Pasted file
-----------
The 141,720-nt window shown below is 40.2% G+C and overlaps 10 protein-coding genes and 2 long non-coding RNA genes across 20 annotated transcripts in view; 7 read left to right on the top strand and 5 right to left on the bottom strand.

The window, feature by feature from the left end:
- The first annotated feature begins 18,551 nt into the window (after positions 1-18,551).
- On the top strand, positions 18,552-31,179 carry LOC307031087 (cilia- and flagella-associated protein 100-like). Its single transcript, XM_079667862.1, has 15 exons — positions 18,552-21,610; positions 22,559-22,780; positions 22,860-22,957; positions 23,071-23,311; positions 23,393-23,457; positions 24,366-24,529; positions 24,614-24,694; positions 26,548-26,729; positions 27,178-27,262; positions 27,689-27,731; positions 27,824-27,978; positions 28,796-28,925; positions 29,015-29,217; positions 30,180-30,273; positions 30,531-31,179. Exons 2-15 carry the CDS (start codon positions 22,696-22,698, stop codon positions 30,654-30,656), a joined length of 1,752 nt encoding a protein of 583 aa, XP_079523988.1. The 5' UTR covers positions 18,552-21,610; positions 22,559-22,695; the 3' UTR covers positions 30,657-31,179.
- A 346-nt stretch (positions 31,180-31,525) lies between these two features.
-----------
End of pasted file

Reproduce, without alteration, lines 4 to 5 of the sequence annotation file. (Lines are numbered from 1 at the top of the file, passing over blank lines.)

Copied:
- On the top strand, positions 18,552-31,179 carry LOC307031087 (cilia- and flagella-associated protein 100-like). Its single transcript, XM_079667862.1, has 15 exons — positions 18,552-21,610; positions 22,559-22,780; positions 22,860-22,957; positions 23,071-23,311; positions 23,393-23,457; positions 24,366-24,529; positions 24,614-24,694; positions 26,548-26,729; positions 27,178-27,262; positions 27,689-27,731; positions 27,824-27,978; positions 28,796-28,925; positions 29,015-29,217; positions 30,180-30,273; positions 30,531-31,179. Exons 2-15 carry the CDS (start codon positions 22,696-22,698, stop codon positions 30,654-30,656), a joined length of 1,752 nt encoding a protein of 583 aa, XP_079523988.1. The 5' UTR covers positions 18,552-21,610; positions 22,559-22,695; the 3' UTR covers positions 30,657-31,179.
- A 346-nt stretch (positions 31,180-31,525) lies between these two features.